by Hope Madden and George Wolf
One of the reasons Greta Gerwig’s semi-autobiographical coming-of-age film Lady Bird was such a refreshing treasure was the forgiveness that followed every stupid decision made by every single character. Gerwig’s film embraces the necessity of terrible choices in adolescence and it never caves to the easy desire to blame others for teenage misery.
But Gerwig didn’t grow up a Jew in Queens in 1980, which is why James Gray’s Armageddon Time tells quite a different story. To his credit, Gray still reaches toward forgiveness. And both films are mercifully unsentimental.
Young Banks Repeta is terrific as Paul Graff, Gray’s very cute, bratty, privileged stand-in. Like every 12-year-old, Paul is oblivious to his privilege. He may even enjoy becoming the class outcast since the other student spurned by Mr. Turtletaub is fast becoming Paul’s best friend.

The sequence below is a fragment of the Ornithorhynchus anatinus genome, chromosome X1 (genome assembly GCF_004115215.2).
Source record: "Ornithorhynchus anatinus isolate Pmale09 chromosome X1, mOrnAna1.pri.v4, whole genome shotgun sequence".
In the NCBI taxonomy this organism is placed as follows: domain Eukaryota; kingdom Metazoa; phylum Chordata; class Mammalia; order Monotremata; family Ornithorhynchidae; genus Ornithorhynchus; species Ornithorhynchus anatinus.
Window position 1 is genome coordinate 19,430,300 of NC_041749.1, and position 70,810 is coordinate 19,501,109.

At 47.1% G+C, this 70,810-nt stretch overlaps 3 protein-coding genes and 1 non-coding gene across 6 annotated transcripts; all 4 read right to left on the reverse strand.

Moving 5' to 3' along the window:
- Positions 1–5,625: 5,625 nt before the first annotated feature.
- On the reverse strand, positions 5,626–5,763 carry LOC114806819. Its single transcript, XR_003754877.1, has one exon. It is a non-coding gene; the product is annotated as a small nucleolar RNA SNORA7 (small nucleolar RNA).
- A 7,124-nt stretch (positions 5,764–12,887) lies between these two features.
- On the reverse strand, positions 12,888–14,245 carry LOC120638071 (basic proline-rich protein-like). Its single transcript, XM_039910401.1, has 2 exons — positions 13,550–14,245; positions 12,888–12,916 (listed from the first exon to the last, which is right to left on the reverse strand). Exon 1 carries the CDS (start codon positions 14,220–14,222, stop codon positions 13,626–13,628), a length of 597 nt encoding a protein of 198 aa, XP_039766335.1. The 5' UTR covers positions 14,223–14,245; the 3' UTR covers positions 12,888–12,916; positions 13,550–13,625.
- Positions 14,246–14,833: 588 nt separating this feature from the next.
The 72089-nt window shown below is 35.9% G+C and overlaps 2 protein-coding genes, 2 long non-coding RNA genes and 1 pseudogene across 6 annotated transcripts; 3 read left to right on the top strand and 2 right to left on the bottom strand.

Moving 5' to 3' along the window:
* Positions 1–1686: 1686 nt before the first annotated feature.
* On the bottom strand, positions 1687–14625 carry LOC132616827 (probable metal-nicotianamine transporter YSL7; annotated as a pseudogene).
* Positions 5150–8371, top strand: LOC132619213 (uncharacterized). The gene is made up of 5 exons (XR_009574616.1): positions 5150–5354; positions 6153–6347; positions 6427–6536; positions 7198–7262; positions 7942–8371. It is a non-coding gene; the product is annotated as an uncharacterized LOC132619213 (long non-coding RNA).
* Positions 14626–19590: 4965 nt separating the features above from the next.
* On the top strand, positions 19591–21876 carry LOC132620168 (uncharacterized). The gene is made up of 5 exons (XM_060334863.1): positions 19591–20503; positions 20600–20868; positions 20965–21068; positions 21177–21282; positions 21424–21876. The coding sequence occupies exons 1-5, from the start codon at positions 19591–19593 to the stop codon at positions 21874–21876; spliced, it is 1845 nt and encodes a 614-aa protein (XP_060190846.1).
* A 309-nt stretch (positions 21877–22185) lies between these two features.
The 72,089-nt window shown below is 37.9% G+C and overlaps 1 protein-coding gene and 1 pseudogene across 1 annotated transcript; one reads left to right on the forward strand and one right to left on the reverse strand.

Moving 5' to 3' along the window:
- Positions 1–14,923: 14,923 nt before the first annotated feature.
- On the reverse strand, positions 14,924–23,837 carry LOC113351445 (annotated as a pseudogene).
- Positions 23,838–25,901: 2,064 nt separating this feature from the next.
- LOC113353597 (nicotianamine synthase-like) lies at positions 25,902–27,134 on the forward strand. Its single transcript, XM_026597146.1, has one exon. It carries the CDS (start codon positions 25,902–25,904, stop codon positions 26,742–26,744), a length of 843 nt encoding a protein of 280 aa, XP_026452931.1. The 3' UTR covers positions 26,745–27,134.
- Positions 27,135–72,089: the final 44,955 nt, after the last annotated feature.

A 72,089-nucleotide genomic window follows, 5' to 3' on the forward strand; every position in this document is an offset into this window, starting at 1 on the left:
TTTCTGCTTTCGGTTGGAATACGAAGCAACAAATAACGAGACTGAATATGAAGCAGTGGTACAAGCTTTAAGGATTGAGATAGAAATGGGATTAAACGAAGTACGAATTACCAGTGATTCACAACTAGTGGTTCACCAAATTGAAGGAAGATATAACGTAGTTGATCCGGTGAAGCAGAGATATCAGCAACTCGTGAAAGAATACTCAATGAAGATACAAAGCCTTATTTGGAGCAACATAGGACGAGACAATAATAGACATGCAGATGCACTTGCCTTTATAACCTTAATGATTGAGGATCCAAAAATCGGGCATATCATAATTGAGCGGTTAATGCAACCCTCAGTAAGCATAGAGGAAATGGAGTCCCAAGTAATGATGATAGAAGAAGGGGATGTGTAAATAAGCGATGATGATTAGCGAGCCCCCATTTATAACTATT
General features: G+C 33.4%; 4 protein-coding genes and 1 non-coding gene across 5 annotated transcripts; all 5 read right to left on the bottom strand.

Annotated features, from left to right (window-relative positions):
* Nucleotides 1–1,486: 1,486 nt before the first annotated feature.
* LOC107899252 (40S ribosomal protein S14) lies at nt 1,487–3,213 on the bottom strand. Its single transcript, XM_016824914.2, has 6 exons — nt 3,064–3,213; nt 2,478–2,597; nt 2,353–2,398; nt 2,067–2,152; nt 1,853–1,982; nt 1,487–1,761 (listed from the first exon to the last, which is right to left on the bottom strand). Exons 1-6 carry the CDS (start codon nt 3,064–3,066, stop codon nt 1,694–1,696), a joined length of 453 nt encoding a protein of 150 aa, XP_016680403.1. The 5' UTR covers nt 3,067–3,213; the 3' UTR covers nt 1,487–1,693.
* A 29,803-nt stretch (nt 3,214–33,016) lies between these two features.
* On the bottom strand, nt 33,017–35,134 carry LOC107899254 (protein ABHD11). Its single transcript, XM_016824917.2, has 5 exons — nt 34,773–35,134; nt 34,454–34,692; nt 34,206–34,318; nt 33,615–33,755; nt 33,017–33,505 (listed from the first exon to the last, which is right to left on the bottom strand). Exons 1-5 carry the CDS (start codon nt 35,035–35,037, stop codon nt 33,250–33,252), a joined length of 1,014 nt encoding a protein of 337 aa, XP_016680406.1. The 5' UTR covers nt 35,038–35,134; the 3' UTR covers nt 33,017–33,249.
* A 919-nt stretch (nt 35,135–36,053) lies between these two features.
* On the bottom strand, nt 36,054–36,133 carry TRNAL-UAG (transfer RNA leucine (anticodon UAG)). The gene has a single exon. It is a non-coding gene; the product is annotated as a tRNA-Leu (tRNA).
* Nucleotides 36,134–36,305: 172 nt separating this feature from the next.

But Johnny’s fate and Paul’s will never really gel because Paul is being trained with love to disappear when trouble arises, which means that all eyes fall on Johnny (Jaylin Webb).
Paul’s relationship with his parents (Anne Hathaway and Jeremy Strong, both excellent) can be funny, sassy, and heartbreaking, while his grandfather (Anthony Hopkins) can always be counted on for encouragement, well-earned advice, and a present.
The stellar ensemble infuses the film with warmth, humor and sadness. And aside from a line or two that’s a shade too obvious, there’s a feeling of authenticity here that Gray is able to nurture beyond personal memoir to a grander comment on race and class. The filmmaker may be copping to his own bargains with guilt and privilege, but he’s also highlighting the daily turns of the American wheel that push so many of us toward our dreams, and so many others further away from theirs.
Forgiveness doesn’t come easily, nor should it. Gray tosses aside the rose-colored glasses that usually tint a director’s look back. Armageddon Time doesn’t deliver any easy answers, just more opportunities to question. That’s why it works.